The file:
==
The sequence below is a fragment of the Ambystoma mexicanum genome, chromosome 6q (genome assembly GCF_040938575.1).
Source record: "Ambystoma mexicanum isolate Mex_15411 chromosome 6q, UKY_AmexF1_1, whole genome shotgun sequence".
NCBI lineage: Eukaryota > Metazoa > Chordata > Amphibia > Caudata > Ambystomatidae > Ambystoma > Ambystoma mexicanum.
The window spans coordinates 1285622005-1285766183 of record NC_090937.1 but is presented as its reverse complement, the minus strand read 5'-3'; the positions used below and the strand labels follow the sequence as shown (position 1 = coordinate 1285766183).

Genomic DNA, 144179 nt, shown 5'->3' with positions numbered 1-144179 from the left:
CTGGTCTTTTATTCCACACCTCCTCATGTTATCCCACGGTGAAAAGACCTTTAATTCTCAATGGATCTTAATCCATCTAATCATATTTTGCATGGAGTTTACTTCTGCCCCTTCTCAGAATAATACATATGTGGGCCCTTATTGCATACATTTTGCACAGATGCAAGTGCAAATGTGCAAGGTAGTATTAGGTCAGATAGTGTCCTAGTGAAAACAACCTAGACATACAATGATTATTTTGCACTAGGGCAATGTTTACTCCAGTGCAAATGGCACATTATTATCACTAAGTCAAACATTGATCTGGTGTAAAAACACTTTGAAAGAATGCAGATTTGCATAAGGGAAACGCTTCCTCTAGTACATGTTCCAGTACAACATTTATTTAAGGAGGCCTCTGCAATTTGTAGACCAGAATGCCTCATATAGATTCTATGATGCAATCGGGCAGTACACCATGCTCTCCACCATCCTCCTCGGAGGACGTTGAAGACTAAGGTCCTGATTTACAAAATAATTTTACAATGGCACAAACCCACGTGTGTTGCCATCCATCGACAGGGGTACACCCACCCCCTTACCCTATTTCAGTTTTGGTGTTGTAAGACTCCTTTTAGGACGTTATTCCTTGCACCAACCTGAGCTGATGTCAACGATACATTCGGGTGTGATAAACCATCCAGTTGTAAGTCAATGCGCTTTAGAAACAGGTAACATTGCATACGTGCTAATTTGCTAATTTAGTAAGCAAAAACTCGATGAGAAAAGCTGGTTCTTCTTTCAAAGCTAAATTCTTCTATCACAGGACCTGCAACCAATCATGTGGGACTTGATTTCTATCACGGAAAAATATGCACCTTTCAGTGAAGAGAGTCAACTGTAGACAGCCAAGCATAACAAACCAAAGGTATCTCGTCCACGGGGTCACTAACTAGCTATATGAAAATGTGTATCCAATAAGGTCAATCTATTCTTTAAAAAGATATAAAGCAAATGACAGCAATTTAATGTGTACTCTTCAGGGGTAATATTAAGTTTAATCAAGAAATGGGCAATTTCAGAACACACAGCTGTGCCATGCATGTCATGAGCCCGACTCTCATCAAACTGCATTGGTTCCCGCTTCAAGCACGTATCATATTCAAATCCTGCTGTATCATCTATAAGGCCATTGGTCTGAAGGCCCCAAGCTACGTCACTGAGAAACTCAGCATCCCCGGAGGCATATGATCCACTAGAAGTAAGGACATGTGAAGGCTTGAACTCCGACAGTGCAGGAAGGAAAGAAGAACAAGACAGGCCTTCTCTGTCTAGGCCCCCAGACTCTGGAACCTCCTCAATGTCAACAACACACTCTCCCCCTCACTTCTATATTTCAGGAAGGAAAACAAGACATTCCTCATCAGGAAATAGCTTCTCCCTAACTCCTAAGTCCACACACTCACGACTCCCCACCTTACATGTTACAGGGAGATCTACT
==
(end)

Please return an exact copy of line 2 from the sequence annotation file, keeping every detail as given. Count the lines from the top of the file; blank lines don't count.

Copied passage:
Source record: "Ambystoma mexicanum isolate Mex_15411 chromosome 6q, UKY_AmexF1_1, whole genome shotgun sequence".